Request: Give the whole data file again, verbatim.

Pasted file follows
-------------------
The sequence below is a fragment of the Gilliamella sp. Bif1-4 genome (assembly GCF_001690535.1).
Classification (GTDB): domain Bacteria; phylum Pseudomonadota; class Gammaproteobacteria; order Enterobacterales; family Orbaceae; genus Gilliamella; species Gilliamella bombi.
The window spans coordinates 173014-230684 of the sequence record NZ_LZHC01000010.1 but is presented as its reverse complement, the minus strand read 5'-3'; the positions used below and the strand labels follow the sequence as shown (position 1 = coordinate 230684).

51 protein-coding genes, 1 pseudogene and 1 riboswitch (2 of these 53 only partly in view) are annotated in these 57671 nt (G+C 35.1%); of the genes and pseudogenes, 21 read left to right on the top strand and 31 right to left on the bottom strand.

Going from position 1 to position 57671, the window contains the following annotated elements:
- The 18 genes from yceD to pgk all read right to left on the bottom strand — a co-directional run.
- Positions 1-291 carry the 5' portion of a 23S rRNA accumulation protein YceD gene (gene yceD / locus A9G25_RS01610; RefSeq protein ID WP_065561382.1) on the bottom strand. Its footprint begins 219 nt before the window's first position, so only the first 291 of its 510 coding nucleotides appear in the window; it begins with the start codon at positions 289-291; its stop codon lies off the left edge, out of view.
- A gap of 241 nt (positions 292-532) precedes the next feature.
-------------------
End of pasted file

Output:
The sequence below is a fragment of the Gilliamella sp. Bif1-4 genome (assembly GCF_001690535.1).
Classification (GTDB): domain Bacteria; phylum Pseudomonadota; class Gammaproteobacteria; order Enterobacterales; family Orbaceae; genus Gilliamella; species Gilliamella bombi.
The window spans coordinates 173014-230684 of the sequence record NZ_LZHC01000010.1 but is presented as its reverse complement, the minus strand read 5'-3'; the positions used below and the strand labels follow the sequence as shown (position 1 = coordinate 230684).

51 protein-coding genes, 1 pseudogene and 1 riboswitch (2 of these 53 only partly in view) are annotated in these 57671 nt (G+C 35.1%); of the genes and pseudogenes, 21 read left to right on the top strand and 31 right to left on the bottom strand.

Going from position 1 to position 57671, the window contains the following annotated elements:
- The 18 genes from yceD to pgk all read right to left on the bottom strand — a co-directional run.
- Positions 1-291 carry the 5' portion of a 23S rRNA accumulation protein YceD gene (gene yceD / locus A9G25_RS01610; RefSeq protein ID WP_065561382.1) on the bottom strand. Its footprint begins 219 nt before the window's first position, so only the first 291 of its 510 coding nucleotides appear in the window; it begins with the start codon at positions 289-291; its stop codon lies off the left edge, out of view.
- A gap of 241 nt (positions 292-532) precedes the next feature.